Miracleman Book Two: The Red King Syndrome
Written by Alan Moore
Art by Alan Davis, Rick Veitch, Chuck Austen and John M Ridgway
At the age of 40 Alan Moore decided that he was a wizard and it kinda coloured in the rest of his career. Nowadays when people mention his name the first things that come to mind is his massive beard, smells of a herbal nature and his cantankerous attitude. If you picture where he lives your mind probably throws out an image of a small little mystical hut in the middle of a magical forest. His writing desk probably sits next to a cauldron and his best friend is probably an indigent looking owl.
But that’s not right.
Because if you’ve read any of his books you’ll understand that Alan Moore is wrong when he says he’s a wizard. Because reading his books it’s actually incredibly obvious that Alan Moore is a scientist. (And his books don’t run on magic – in fact it’s totally the opposite: they’re all built on a determined, clear-eyed and far-sighted logic that is basically unmatched by any other writer I can think of).
One of the very first Alan Moore Swamp Thing stories was called “The Anatomy Lesson” (although tellingly I misremembered it as “The Autopsy Lesson” but hey you know – same thing). But in truth it’s a title that could be applied to pretty much any one of his stories. Dude’s whole approach is to go in with a scalpel and get to the underneath and then lay it all out in front of you…
Normally we don’t really compare books in the Book Club but it must be said: It’s interesting reading Miracleman straight after Zenith (to say the least).
Zenith (which ran from 1987 to 1992) is marked by it’s freewheeling nature. It’s untethered to other superhero stories. Hell – it’s even untethered to itself. It slips and slides and never really stays in one place to become one thing. I’m guessing that’s what most people like about it.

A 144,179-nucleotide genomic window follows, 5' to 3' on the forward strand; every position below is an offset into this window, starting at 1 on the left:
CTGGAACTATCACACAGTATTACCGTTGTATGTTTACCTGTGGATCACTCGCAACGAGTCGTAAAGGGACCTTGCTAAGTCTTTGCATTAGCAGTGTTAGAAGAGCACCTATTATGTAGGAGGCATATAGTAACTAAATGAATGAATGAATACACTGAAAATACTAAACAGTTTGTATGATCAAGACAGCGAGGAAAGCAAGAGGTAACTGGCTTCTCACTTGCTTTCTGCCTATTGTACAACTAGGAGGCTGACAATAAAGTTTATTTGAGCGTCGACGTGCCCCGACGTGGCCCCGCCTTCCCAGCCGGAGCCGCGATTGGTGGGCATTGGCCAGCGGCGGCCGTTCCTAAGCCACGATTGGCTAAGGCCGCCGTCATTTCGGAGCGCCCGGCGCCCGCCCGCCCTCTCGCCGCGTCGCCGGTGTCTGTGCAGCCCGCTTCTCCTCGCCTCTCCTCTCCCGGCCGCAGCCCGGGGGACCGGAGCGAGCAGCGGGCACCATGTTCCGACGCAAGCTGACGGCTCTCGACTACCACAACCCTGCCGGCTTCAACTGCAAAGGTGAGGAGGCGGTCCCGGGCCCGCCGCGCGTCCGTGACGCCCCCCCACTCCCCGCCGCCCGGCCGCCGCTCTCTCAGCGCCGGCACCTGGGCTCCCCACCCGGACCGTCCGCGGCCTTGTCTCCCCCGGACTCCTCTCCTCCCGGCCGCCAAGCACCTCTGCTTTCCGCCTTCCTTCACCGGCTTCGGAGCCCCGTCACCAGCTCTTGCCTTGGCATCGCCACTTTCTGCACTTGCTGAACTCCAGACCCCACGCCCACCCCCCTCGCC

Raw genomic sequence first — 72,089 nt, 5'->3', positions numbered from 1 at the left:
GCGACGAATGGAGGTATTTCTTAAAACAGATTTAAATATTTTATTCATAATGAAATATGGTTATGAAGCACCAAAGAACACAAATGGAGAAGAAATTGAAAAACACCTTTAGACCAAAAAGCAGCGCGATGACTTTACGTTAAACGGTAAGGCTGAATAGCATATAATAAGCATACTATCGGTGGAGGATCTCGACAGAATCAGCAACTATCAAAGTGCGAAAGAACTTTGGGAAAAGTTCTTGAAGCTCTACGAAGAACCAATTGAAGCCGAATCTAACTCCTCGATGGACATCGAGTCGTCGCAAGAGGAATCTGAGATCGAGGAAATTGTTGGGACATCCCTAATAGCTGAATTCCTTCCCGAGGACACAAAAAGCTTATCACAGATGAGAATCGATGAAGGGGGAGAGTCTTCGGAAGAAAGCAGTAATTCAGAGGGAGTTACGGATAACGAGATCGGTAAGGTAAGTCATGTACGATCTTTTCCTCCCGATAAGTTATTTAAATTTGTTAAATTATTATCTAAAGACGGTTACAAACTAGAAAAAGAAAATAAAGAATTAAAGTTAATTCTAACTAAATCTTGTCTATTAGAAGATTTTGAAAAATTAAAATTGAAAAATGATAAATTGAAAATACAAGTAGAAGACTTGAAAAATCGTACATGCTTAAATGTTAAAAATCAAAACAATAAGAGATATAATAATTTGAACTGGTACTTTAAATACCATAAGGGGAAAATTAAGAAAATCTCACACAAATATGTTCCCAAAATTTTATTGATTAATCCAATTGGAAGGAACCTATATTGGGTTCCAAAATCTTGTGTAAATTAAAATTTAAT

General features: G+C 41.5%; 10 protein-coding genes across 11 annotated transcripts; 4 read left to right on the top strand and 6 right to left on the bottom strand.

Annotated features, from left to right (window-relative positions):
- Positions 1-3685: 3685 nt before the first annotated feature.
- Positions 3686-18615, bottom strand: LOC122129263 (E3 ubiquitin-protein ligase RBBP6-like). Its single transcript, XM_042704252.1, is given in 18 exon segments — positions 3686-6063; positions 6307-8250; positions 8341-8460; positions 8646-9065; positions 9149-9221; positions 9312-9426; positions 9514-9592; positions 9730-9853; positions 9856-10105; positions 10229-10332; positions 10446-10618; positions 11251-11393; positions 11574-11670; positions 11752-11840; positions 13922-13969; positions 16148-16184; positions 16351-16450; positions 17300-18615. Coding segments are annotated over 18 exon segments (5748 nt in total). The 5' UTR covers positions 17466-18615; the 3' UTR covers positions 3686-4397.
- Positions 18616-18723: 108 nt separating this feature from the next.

Miracleman (which Alan Moore wrote from 1982 to 1984) is an entirely different beast. The overwhelming thing that stuck me reading Book Two is the unstoppable logic of it. The whole book is a relentless examination of what a superhero is and how it works. It takes a mystical and half-formed entertainment designed to entertain kids and then straps it down and expertly dissects into various component parts and then carefully puts them back together again in order to create something stranger, wilder and more exciting than anything you’ve seen before.
In some sense it’s the difference between moving out and moving in. Zenith’s approach is a superficial one. It takes superheroes as the base unit and then changes the decorations. What if the hero was a narcissist braggart? What if the bad guy was Richard Branson? What if the other bad guys were Lovecraftian monsters? What if the robot was into Acid House? What if the wise leader was a Tory MP? The effects might be new but fundamentals remain the same. It’s only moving outwards.
Miracleman does the opposite. It moves in. It asks different questions. Namely: how does all this stuff work? How does the hero change into a different person? Where do all these powers come from? Why were they created in the first place? And as it slowly reveals each piece of the puzzle and you start to grasp the totality of the whole thing you can feel that Alan Moore logic turning around and clicking into place like a trap built around your brain.
But hey don’t worry. He knows exactly what he’s doing.
He’s a scientist.
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